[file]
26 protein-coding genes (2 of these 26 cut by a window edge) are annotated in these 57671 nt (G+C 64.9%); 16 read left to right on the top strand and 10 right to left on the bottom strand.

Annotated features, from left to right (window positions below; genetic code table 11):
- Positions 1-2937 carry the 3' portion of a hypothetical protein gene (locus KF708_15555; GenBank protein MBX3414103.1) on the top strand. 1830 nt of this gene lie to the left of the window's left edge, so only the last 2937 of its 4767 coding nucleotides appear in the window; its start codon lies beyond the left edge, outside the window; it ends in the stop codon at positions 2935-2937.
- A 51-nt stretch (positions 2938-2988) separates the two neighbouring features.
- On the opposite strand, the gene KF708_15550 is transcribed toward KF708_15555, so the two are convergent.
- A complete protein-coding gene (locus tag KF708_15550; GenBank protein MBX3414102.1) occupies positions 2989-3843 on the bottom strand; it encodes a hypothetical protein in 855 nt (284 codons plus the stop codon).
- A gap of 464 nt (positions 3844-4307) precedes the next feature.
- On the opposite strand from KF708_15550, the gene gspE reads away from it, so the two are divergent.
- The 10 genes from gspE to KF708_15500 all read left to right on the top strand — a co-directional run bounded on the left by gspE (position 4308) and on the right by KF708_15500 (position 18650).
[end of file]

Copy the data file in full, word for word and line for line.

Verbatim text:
26 protein-coding genes (2 of these 26 cut by a window edge) are annotated in these 57671 nt (G+C 64.9%); 16 read left to right on the top strand and 10 right to left on the bottom strand.

Annotated features, from left to right (window positions below; genetic code table 11):
- Positions 1-2937 carry the 3' portion of a hypothetical protein gene (locus KF708_15555; GenBank protein MBX3414103.1) on the top strand. 1830 nt of this gene lie to the left of the window's left edge, so only the last 2937 of its 4767 coding nucleotides appear in the window; its start codon lies beyond the left edge, outside the window; it ends in the stop codon at positions 2935-2937.
- A 51-nt stretch (positions 2938-2988) separates the two neighbouring features.
- On the opposite strand, the gene KF708_15550 is transcribed toward KF708_15555, so the two are convergent.
- A complete protein-coding gene (locus tag KF708_15550; GenBank protein MBX3414102.1) occupies positions 2989-3843 on the bottom strand; it encodes a hypothetical protein in 855 nt (284 codons plus the stop codon).
- A gap of 464 nt (positions 3844-4307) precedes the next feature.
- On the opposite strand from KF708_15550, the gene gspE reads away from it, so the two are divergent.
- The 10 genes from gspE to KF708_15500 all read left to right on the top strand — a co-directional run bounded on the left by gspE (position 4308) and on the right by KF708_15500 (position 18650).